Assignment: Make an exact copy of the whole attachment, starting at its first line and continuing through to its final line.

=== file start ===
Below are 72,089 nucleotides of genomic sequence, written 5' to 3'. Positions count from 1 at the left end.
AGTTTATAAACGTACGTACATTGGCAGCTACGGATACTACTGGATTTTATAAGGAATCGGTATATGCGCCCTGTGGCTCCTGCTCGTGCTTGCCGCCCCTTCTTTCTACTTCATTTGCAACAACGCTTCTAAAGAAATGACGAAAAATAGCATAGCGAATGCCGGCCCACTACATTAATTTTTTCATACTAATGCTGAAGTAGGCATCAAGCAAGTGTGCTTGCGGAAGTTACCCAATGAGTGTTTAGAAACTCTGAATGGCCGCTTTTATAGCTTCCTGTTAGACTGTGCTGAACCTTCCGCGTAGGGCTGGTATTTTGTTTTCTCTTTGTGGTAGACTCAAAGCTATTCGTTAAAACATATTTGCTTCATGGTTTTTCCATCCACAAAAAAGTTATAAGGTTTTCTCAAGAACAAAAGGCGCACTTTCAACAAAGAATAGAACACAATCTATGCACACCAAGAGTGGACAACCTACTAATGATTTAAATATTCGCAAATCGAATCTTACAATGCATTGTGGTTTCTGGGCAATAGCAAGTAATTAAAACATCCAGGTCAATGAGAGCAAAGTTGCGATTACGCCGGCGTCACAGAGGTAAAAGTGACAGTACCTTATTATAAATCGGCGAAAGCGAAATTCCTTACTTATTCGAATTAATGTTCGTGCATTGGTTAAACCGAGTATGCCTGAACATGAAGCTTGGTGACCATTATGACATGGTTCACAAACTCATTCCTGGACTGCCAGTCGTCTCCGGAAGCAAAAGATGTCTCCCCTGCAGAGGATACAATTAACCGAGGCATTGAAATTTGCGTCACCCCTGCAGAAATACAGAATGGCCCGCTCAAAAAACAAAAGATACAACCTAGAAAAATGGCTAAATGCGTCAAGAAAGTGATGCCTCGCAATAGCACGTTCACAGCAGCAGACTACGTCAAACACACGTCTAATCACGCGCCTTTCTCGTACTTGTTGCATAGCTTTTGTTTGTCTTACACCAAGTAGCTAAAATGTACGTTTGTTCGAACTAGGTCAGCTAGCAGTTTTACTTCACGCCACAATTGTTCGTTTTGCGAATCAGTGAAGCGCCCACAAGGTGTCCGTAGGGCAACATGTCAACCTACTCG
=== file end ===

Below are 72,089 nucleotides of genomic sequence, written 5' to 3'. Positions count from 1 at the left end.
AGTTTATAAACGTACGTACATTGGCAGCTACGGATACTACTGGATTTTATAAGGAATCGGTATATGCGCCCTGTGGCTCCTGCTCGTGCTTGCCGCCCCTTCTTTCTACTTCATTTGCAACAACGCTTCTAAAGAAATGACGAAAAATAGCATAGCGAATGCCGGCCCACTACATTAATTTTTTCATACTAATGCTGAAGTAGGCATCAAGCAAGTGTGCTTGCGGAAGTTACCCAATGAGTGTTTAGAAACTCTGAATGGCCGCTTTTATAGCTTCCTGTTAGACTGTGCTGAACCTTCCGCGTAGGGCTGGTATTTTGTTTTCTCTTTGTGGTAGACTCAAAGCTATTCGTTAAAACATATTTGCTTCATGGTTTTTCCATCCACAAAAAAGTTATAAGGTTTTCTCAAGAACAAAAGGCGCACTTTCAACAAAGAATAGAACACAATCTATGCACACCAAGAGTGGACAACCTACTAATGATTTAAATATTCGCAAATCGAATCTTACAATGCATTGTGGTTTCTGGGCAATAGCAAGTAATTAAAACATCCAGGTCAATGAGAGCAAAGTTGCGATTACGCCGGCGTCACAGAGGTAAAAGTGACAGTACCTTATTATAAATCGGCGAAAGCGAAATTCCTTACTTATTCGAATTAATGTTCGTGCATTGGTTAAACCGAGTATGCCTGAACATGAAGCTTGGTGACCATTATGACATGGTTCACAAACTCATTCCTGGACTGCCAGTCGTCTCCGGAAGCAAAAGATGTCTCCCCTGCAGAGGATACAATTAACCGAGGCATTGAAATTTGCGTCACCCCTGCAGAAATACAGAATGGCCCGCTCAAAAAACAAAAGATACAACCTAGAAAAATGGCTAAATGCGTCAAGAAAGTGATGCCTCGCAATAGCACGTTCACAGCAGCAGACTACGTCAAACACACGTCTAATCACGCGCCTTTCTCGTACTTGTTGCATAGCTTTTGTTTGTCTTACACCAAGTAGCTAAAATGTACGTTTGTTCGAACTAGGTCAGCTAGCAGTTTTACTTCACGCCACAATTGTTCGTTTTGCGAATCAGTGAAGCGCCCACAAGGTGTCCGTAGGGCAACATGTCAACCTACTCG